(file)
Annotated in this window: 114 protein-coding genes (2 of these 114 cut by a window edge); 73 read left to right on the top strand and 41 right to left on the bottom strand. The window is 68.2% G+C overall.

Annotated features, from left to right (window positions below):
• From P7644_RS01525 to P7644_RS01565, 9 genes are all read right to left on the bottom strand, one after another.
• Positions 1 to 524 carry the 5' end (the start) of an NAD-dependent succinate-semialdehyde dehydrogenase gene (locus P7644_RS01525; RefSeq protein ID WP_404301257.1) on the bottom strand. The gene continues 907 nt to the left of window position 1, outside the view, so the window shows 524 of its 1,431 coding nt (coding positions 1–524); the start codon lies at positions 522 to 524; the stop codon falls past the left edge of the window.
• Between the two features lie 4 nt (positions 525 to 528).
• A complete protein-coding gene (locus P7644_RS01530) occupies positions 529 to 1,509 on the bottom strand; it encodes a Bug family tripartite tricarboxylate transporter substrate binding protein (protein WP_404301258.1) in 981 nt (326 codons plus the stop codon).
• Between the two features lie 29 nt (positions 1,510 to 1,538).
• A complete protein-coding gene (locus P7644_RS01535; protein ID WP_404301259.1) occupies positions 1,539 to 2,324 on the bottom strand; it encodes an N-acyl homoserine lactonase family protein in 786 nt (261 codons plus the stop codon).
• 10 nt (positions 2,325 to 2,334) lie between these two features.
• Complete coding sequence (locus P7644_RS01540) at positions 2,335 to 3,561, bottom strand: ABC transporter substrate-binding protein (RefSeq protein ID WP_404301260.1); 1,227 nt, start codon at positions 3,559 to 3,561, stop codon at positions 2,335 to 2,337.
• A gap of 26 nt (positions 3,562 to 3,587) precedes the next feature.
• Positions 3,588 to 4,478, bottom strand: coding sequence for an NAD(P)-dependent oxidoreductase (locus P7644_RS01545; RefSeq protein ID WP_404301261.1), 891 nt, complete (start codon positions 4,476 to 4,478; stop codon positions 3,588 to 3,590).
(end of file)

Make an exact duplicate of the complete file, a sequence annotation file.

Annotated in this window: 114 protein-coding genes (2 of these 114 cut by a window edge); 73 read left to right on the top strand and 41 right to left on the bottom strand. The window is 68.2% G+C overall.

Annotated features, from left to right (window positions below):
• From P7644_RS01525 to P7644_RS01565, 9 genes are all read right to left on the bottom strand, one after another.
• Positions 1 to 524 carry the 5' end (the start) of an NAD-dependent succinate-semialdehyde dehydrogenase gene (locus P7644_RS01525; RefSeq protein ID WP_404301257.1) on the bottom strand. The gene continues 907 nt to the left of window position 1, outside the view, so the window shows 524 of its 1,431 coding nt (coding positions 1–524); the start codon lies at positions 522 to 524; the stop codon falls past the left edge of the window.
• Between the two features lie 4 nt (positions 525 to 528).
• A complete protein-coding gene (locus P7644_RS01530) occupies positions 529 to 1,509 on the bottom strand; it encodes a Bug family tripartite tricarboxylate transporter substrate binding protein (protein WP_404301258.1) in 981 nt (326 codons plus the stop codon).
• Between the two features lie 29 nt (positions 1,510 to 1,538).
• A complete protein-coding gene (locus P7644_RS01535; protein ID WP_404301259.1) occupies positions 1,539 to 2,324 on the bottom strand; it encodes an N-acyl homoserine lactonase family protein in 786 nt (261 codons plus the stop codon).
• 10 nt (positions 2,325 to 2,334) lie between these two features.
• Complete coding sequence (locus P7644_RS01540) at positions 2,335 to 3,561, bottom strand: ABC transporter substrate-binding protein (RefSeq protein ID WP_404301260.1); 1,227 nt, start codon at positions 3,559 to 3,561, stop codon at positions 2,335 to 2,337.
• A gap of 26 nt (positions 3,562 to 3,587) precedes the next feature.
• Positions 3,588 to 4,478, bottom strand: coding sequence for an NAD(P)-dependent oxidoreductase (locus P7644_RS01545; RefSeq protein ID WP_404301261.1), 891 nt, complete (start codon positions 4,476 to 4,478; stop codon positions 3,588 to 3,590).